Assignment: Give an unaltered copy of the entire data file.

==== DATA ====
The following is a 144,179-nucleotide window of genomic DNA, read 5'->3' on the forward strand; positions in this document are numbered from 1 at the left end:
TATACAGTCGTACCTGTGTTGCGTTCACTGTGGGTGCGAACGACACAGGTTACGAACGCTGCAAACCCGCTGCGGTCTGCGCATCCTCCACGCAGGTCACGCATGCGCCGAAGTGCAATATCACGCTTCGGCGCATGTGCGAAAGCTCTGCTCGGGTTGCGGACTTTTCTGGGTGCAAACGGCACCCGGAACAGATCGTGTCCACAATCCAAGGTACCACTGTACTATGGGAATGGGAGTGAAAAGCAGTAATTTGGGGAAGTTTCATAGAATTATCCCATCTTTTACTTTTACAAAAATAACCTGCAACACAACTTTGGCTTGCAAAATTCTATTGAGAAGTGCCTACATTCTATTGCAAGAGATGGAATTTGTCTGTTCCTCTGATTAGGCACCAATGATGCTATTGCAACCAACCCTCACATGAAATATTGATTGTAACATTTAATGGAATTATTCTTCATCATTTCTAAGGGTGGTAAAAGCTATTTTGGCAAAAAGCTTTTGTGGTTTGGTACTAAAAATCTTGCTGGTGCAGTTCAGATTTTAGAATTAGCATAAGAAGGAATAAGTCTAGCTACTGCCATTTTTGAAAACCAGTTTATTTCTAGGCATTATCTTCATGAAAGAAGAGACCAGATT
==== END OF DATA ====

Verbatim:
The following is a 144,179-nucleotide window of genomic DNA, read 5'->3' on the forward strand; positions in this document are numbered from 1 at the left end:
TATACAGTCGTACCTGTGTTGCGTTCACTGTGGGTGCGAACGACACAGGTTACGAACGCTGCAAACCCGCTGCGGTCTGCGCATCCTCCACGCAGGTCACGCATGCGCCGAAGTGCAATATCACGCTTCGGCGCATGTGCGAAAGCTCTGCTCGGGTTGCGGACTTTTCTGGGTGCAAACGGCACCCGGAACAGATCGTGTCCACAATCCAAGGTACCACTGTACTATGGGAATGGGAGTGAAAAGCAGTAATTTGGGGAAGTTTCATAGAATTATCCCATCTTTTACTTTTACAAAAATAACCTGCAACACAACTTTGGCTTGCAAAATTCTATTGAGAAGTGCCTACATTCTATTGCAAGAGATGGAATTTGTCTGTTCCTCTGATTAGGCACCAATGATGCTATTGCAACCAACCCTCACATGAAATATTGATTGTAACATTTAATGGAATTATTCTTCATCATTTCTAAGGGTGGTAAAAGCTATTTTGGCAAAAAGCTTTTGTGGTTTGGTACTAAAAATCTTGCTGGTGCAGTTCAGATTTTAGAATTAGCATAAGAAGGAATAAGTCTAGCTACTGCCATTTTTGAAAACCAGTTTATTTCTAGGCATTATCTTCATGAAAGAAGAGACCAGATT